Soccer playoffs

Firestone edged Cuyahoga Falls  in a Division I sectional soccer match in double overtime  Wednesday, one of the best games I’ve seen, and I’m not just saying that because my kid’s team won. The game featured some physical play that the officials generally let play on, an ejection of a Firestone player and some spectacular saves by the Cuyahoga Falls goalie, save the last game-winning shot by Firestone’s Evan Johnson.

Alas, my boy didn’t see any playing time, having spent the season splitting time between JV and varsity. The playoff win-or-go-home setting and the return of some injured varsity players meant Matt was not likely to see much if any playing time. That and the fact that the game was a 0-0 tie through the first overtime meant the A-team had to stay on the field. Still, he came home after the game seriously amped and it was great to see. The energy was palpable during the game and afterward.

Not having sideline access or a huge (and fast) lens created a bit of a handicap shooting this shot, the game-winning goal for Firestone.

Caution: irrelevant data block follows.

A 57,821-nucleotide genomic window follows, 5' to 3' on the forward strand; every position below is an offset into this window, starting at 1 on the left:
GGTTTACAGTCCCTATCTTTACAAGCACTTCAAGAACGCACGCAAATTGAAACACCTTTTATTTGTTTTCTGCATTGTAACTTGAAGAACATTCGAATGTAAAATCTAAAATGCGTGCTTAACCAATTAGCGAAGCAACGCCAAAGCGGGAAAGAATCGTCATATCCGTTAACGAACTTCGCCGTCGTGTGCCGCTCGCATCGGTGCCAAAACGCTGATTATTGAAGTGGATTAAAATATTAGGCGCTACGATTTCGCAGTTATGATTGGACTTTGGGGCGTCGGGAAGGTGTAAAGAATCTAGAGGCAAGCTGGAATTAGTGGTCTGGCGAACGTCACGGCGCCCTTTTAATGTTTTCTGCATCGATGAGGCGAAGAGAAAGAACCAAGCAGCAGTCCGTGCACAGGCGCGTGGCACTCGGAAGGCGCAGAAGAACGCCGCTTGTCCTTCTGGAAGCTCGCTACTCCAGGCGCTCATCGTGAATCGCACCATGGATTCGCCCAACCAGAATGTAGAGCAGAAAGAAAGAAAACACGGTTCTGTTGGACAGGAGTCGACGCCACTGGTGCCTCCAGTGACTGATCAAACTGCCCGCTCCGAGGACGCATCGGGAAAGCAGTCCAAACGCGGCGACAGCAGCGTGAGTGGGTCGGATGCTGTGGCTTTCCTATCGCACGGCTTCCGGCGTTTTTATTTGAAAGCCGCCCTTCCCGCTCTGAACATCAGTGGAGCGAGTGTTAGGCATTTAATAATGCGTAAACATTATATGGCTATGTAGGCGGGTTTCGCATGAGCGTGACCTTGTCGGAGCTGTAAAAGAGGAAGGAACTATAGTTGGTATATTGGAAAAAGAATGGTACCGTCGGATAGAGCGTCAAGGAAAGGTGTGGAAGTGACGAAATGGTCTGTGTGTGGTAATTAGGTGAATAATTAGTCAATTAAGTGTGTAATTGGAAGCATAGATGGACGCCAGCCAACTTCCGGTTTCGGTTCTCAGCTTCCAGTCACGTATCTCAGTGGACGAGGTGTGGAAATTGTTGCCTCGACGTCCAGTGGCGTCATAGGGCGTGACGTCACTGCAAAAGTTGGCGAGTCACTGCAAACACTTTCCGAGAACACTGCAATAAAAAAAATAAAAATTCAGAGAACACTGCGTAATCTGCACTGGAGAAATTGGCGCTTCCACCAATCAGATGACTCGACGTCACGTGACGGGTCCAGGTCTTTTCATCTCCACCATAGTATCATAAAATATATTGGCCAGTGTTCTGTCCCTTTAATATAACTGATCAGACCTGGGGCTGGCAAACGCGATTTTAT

I think this was Matt’s former U8-U12 teammate Dylan Lias making a great save, one of several great plays during this game.

A Falls player takes a penalty kick.

Appearances can be deceiving. This was not a goal.

A closer crop of the winning shot, which exposes the flaws of this photo. It’s grainy and fuzzy, could have used a bigger and faster lens and a better photographer. There you have it.

This shot tells it all. The Firestone Falcons rejoice at having just won the match with a sudden-death, double-overtime goal that barely squeaked past the Cuyahoga Falls goalie, while Falls players scattered across the field sit dejected as they try to fathom the loss.

The victorious Falcons run toward the stands to show their appreciation for the fans’ vocal support.

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Leafy fall day

Took advantage of the brief period of sunshine today and snagged some pix of fall foliage. Under the midday sun, the colors weren’t great, so  I tweaked the color saturation of some of these. Truth in advertising, right?

From the overlook at Cascade Metro Park. This is a “color-enhanced” shot.

Barn at the Top of the World

A nine-zone exercise?

Wild grapes a bit past their prime. Look like concordes.

Poiple flowers!

The view behind the red (or black and white) barn.

No admittance

The lines wound around the block to see the Romney/Ryan campaign in Cuyahoga Falls. I got in line for a while, but gave up after the line didn’t move for 20 minutes. When I checked back, the rally was already over. So here are some crowd scenes. No Romney. Oh, well.